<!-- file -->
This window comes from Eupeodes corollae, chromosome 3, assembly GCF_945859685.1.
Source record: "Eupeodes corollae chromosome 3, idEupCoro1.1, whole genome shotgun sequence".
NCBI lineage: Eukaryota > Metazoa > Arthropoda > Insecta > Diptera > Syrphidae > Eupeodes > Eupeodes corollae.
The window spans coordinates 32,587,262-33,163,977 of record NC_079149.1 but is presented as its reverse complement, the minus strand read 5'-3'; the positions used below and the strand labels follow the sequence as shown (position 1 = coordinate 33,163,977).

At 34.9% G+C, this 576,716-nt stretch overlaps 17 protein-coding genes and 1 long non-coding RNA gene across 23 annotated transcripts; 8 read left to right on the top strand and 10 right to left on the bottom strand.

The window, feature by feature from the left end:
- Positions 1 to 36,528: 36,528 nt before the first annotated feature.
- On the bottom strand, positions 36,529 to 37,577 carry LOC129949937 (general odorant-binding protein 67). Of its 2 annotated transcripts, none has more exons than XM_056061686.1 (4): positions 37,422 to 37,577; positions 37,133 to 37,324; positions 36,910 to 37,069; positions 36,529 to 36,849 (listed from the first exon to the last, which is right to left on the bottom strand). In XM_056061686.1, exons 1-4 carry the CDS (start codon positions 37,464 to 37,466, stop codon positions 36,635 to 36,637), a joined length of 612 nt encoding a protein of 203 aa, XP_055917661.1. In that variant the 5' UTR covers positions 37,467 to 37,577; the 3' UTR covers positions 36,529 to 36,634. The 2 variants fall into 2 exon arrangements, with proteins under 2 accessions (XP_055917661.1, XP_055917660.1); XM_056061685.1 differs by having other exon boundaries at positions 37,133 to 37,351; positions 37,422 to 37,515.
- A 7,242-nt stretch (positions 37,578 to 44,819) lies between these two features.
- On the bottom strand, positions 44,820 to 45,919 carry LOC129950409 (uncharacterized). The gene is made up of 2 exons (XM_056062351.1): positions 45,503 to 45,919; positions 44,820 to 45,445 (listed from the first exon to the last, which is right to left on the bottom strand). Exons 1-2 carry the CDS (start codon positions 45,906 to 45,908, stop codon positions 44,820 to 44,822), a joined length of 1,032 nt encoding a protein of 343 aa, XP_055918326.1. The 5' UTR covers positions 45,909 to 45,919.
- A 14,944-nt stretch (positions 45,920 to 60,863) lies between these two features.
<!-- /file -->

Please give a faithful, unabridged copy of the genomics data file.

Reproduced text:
This window comes from Eupeodes corollae, chromosome 3, assembly GCF_945859685.1.
Source record: "Eupeodes corollae chromosome 3, idEupCoro1.1, whole genome shotgun sequence".
NCBI lineage: Eukaryota > Metazoa > Arthropoda > Insecta > Diptera > Syrphidae > Eupeodes > Eupeodes corollae.
The window spans coordinates 32,587,262-33,163,977 of record NC_079149.1 but is presented as its reverse complement, the minus strand read 5'-3'; the positions used below and the strand labels follow the sequence as shown (position 1 = coordinate 33,163,977).

At 34.9% G+C, this 576,716-nt stretch overlaps 17 protein-coding genes and 1 long non-coding RNA gene across 23 annotated transcripts; 8 read left to right on the top strand and 10 right to left on the bottom strand.

The window, feature by feature from the left end:
- Positions 1 to 36,528: 36,528 nt before the first annotated feature.
- On the bottom strand, positions 36,529 to 37,577 carry LOC129949937 (general odorant-binding protein 67). Of its 2 annotated transcripts, none has more exons than XM_056061686.1 (4): positions 37,422 to 37,577; positions 37,133 to 37,324; positions 36,910 to 37,069; positions 36,529 to 36,849 (listed from the first exon to the last, which is right to left on the bottom strand). In XM_056061686.1, exons 1-4 carry the CDS (start codon positions 37,464 to 37,466, stop codon positions 36,635 to 36,637), a joined length of 612 nt encoding a protein of 203 aa, XP_055917661.1. In that variant the 5' UTR covers positions 37,467 to 37,577; the 3' UTR covers positions 36,529 to 36,634. The 2 variants fall into 2 exon arrangements, with proteins under 2 accessions (XP_055917661.1, XP_055917660.1); XM_056061685.1 differs by having other exon boundaries at positions 37,133 to 37,351; positions 37,422 to 37,515.
- A 7,242-nt stretch (positions 37,578 to 44,819) lies between these two features.
- On the bottom strand, positions 44,820 to 45,919 carry LOC129950409 (uncharacterized). The gene is made up of 2 exons (XM_056062351.1): positions 45,503 to 45,919; positions 44,820 to 45,445 (listed from the first exon to the last, which is right to left on the bottom strand). Exons 1-2 carry the CDS (start codon positions 45,906 to 45,908, stop codon positions 44,820 to 44,822), a joined length of 1,032 nt encoding a protein of 343 aa, XP_055918326.1. The 5' UTR covers positions 45,909 to 45,919.
- A 14,944-nt stretch (positions 45,920 to 60,863) lies between these two features.